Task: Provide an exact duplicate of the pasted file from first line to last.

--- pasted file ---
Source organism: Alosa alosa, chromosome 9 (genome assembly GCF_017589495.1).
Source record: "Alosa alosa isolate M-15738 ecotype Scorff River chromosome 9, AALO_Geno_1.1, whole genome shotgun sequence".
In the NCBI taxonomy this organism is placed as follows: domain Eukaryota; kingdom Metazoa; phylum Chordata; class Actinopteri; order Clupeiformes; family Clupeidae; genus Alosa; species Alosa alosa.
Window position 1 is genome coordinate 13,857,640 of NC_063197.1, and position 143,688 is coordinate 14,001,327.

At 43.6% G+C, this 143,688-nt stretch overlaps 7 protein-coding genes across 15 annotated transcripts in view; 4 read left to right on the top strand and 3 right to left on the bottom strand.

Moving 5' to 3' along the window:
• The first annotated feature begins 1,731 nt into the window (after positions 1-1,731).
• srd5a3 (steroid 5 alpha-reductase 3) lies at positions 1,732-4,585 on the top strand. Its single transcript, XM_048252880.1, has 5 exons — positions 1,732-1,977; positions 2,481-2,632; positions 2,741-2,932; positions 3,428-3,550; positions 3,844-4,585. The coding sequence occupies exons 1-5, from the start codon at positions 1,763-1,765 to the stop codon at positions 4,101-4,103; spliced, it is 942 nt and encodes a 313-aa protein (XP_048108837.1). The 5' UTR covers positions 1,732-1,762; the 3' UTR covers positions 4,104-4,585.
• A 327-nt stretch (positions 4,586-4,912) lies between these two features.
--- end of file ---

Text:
Source organism: Alosa alosa, chromosome 9 (genome assembly GCF_017589495.1).
Source record: "Alosa alosa isolate M-15738 ecotype Scorff River chromosome 9, AALO_Geno_1.1, whole genome shotgun sequence".
In the NCBI taxonomy this organism is placed as follows: domain Eukaryota; kingdom Metazoa; phylum Chordata; class Actinopteri; order Clupeiformes; family Clupeidae; genus Alosa; species Alosa alosa.
Window position 1 is genome coordinate 13,857,640 of NC_063197.1, and position 143,688 is coordinate 14,001,327.

At 43.6% G+C, this 143,688-nt stretch overlaps 7 protein-coding genes across 15 annotated transcripts in view; 4 read left to right on the top strand and 3 right to left on the bottom strand.

Moving 5' to 3' along the window:
• The first annotated feature begins 1,731 nt into the window (after positions 1-1,731).
• srd5a3 (steroid 5 alpha-reductase 3) lies at positions 1,732-4,585 on the top strand. Its single transcript, XM_048252880.1, has 5 exons — positions 1,732-1,977; positions 2,481-2,632; positions 2,741-2,932; positions 3,428-3,550; positions 3,844-4,585. The coding sequence occupies exons 1-5, from the start codon at positions 1,763-1,765 to the stop codon at positions 4,101-4,103; spliced, it is 942 nt and encodes a 313-aa protein (XP_048108837.1). The 5' UTR covers positions 1,732-1,762; the 3' UTR covers positions 4,104-4,585.
• A 327-nt stretch (positions 4,586-4,912) lies between these two features.